Try this fundraising mash-up to close the yawning giving gap you might not even know you have!
Mix these insights on giving patterns of rich vs. middle- and lower-income donors with Sea Change Strategies’ take—The Missing Middle: Neglecting Middle Donors is Costing You Millions—and you get a clear call to action for every fundraiser.
Although these two middles are differently defined—the first based on income level, whereas the Sea Change study probes donors who give from $250 to $900 annually to a single org—there’s just one conclusion: There’s more value in middle donors than we imagined.
Would you have generated donations your organizations wouldn’t have gotten otherwise if you had participated in this year’s #GivingTuesday? Could you have tried some new strategies this year, like the matching gifts offered in so many #GivingTuesday campaigns? Should you have built an all-org #GivingTuesday giving team to capitalize on the relationships with donors and prospects many of your colleagues already have?
Woulda coulda shoulda for #GivingTuesday 2014 but now’s the time to document ideas and goals to boost your 2015 #GivingTuesday results. Here’s how:
Guest author Jenna Sauber is a crowdfunding and digital marketing expert at CauseVox, a peer-to-peer fundraising software for nonprofits.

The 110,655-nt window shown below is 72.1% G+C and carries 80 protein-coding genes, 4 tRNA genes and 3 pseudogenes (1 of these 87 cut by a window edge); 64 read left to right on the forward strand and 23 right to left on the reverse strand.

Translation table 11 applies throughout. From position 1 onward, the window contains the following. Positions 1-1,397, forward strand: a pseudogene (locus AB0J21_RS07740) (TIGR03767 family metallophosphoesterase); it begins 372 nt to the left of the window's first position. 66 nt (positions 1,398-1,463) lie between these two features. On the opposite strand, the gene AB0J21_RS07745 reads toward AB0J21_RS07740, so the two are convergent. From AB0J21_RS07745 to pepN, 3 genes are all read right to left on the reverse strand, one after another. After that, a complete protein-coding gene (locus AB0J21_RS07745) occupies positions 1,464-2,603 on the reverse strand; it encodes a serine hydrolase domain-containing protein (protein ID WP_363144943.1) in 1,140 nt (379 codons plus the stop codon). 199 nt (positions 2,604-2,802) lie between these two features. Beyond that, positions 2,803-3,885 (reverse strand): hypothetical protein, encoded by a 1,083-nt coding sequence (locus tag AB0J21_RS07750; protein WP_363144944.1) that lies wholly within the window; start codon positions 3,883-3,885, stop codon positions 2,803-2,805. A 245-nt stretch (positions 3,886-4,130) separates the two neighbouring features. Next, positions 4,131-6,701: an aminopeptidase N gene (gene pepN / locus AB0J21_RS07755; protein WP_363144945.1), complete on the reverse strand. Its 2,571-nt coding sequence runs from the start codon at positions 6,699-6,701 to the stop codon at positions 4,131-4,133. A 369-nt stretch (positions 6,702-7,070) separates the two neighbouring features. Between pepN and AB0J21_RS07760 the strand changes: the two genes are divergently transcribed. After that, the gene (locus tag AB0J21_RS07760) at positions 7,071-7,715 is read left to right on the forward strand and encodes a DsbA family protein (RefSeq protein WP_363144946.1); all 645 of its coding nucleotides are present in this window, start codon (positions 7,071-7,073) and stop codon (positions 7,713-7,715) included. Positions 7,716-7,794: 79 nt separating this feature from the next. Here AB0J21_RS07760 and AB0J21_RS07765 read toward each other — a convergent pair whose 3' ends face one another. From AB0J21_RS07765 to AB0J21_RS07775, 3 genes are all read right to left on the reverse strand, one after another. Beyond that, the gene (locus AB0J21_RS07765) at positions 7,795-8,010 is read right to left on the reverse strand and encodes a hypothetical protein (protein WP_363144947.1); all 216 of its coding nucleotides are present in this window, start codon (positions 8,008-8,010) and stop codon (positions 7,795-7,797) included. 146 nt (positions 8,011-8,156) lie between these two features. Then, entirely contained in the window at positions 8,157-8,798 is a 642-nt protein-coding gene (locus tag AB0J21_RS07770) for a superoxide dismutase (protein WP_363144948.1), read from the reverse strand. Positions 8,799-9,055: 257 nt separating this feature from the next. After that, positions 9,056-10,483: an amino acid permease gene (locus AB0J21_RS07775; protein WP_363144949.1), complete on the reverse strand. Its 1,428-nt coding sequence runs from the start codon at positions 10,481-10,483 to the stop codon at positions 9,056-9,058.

The beauty of a movement like #GivingTuesday is that the nonprofit world gets to shine in the midst of the chaotic and overwhelming madness that is the holiday retail season.
But let’s face it: when your nonprofit is one of hundreds, or thousands participating in this growing global giving day, making your story stand out can be an intimidating task. You’ve got a short lead in to December 2, and then you have 24 hours (less if you think about when people are awake and online) to inspire people to give.
So how do you amp up your fundraising appeal in a way that encourages people to click that donate button? Use the power of storytelling! Here are a few of my favorite tips to consider as you craft your storytelling plan for #GivingTuesday.
1) Make your story relevant
When planning a move, people always say “location, location, location.” For #GivingTuesday, it’s of the utmost importance to keep things relevant. And we’re not just talking about staying on topic to your mission—but think of the time of year, think seasonal.
Donor communications that connect—that appreciate, energize and activate your prospects and donors—are THE key to fundraising success. That’s nothing new.
What you may not know though, is how few organizations do donor communications well. So if that’s your organization, you’re not alone!
Now—with the release of Integrated Fundraising: The Good, the Bad & the Ugly, by Mal Warwick/DonorDigital—we have proof of the ways most donor communications fail, and the impact that failure makes. If you’ve asked for resources to strengthen donor communications and have been turned down, or just haven’t found the time to tackle them, here’s the kick-in-the-pants you need.
Welcome to guest blogger Amy Eisenstein, whose superb guidebook—Major Gift Fundraising for Small Shops—was just released . Grab it, it’s great.
Wish you knew how to build and deepen relationships with people who can advance your issue or cause—like major gift prospects—but you just don’t how?
Fundraisers who work in small development shops are frequently overwhelmed by the details of grant writing, direct mail, and event planning. I’ve been there, and I bet you have too.
As a result, you can end up leaving a lot of money on the table. And you marketers face the same pressures from a different set of challenges!